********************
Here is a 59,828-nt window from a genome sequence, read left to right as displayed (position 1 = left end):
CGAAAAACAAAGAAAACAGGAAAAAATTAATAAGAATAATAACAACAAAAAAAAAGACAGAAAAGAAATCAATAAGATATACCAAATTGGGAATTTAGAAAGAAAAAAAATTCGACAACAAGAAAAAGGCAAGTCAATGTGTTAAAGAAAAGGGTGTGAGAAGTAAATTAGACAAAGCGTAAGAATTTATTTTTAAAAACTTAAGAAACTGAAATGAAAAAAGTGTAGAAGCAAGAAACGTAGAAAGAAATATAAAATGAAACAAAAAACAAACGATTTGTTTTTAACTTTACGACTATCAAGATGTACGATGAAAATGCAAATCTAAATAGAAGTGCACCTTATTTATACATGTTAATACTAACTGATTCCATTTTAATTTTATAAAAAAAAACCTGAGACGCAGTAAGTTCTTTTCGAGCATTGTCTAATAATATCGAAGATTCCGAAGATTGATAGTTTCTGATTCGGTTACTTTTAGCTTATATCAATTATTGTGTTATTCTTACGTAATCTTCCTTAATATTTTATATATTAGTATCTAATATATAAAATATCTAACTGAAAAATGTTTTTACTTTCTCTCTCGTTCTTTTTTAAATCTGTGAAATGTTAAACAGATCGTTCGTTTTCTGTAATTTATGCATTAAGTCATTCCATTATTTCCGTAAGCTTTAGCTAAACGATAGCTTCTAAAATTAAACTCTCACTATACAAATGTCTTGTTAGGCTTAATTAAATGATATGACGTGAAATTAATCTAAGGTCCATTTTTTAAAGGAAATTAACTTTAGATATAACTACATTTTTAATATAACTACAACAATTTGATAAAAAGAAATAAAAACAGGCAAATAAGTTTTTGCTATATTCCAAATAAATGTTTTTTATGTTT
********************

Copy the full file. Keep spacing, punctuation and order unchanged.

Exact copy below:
Here is a 59,828-nt window from a genome sequence, read left to right as displayed (position 1 = left end):
CGAAAAACAAAGAAAACAGGAAAAAATTAATAAGAATAATAACAACAAAAAAAAAGACAGAAAAGAAATCAATAAGATATACCAAATTGGGAATTTAGAAAGAAAAAAAATTCGACAACAAGAAAAAGGCAAGTCAATGTGTTAAAGAAAAGGGTGTGAGAAGTAAATTAGACAAAGCGTAAGAATTTATTTTTAAAAACTTAAGAAACTGAAATGAAAAAAGTGTAGAAGCAAGAAACGTAGAAAGAAATATAAAATGAAACAAAAAACAAACGATTTGTTTTTAACTTTACGACTATCAAGATGTACGATGAAAATGCAAATCTAAATAGAAGTGCACCTTATTTATACATGTTAATACTAACTGATTCCATTTTAATTTTATAAAAAAAAACCTGAGACGCAGTAAGTTCTTTTCGAGCATTGTCTAATAATATCGAAGATTCCGAAGATTGATAGTTTCTGATTCGGTTACTTTTAGCTTATATCAATTATTGTGTTATTCTTACGTAATCTTCCTTAATATTTTATATATTAGTATCTAATATATAAAATATCTAACTGAAAAATGTTTTTACTTTCTCTCTCGTTCTTTTTTAAATCTGTGAAATGTTAAACAGATCGTTCGTTTTCTGTAATTTATGCATTAAGTCATTCCATTATTTCCGTAAGCTTTAGCTAAACGATAGCTTCTAAAATTAAACTCTCACTATACAAATGTCTTGTTAGGCTTAATTAAATGATATGACGTGAAATTAATCTAAGGTCCATTTTTTAAAGGAAATTAACTTTAGATATAACTACATTTTTAATATAACTACAACAATTTGATAAAAAGAAATAAAAACAGGCAAATAAGTTTTTGCTATATTCCAAATAAATGTTTTTTATGTTT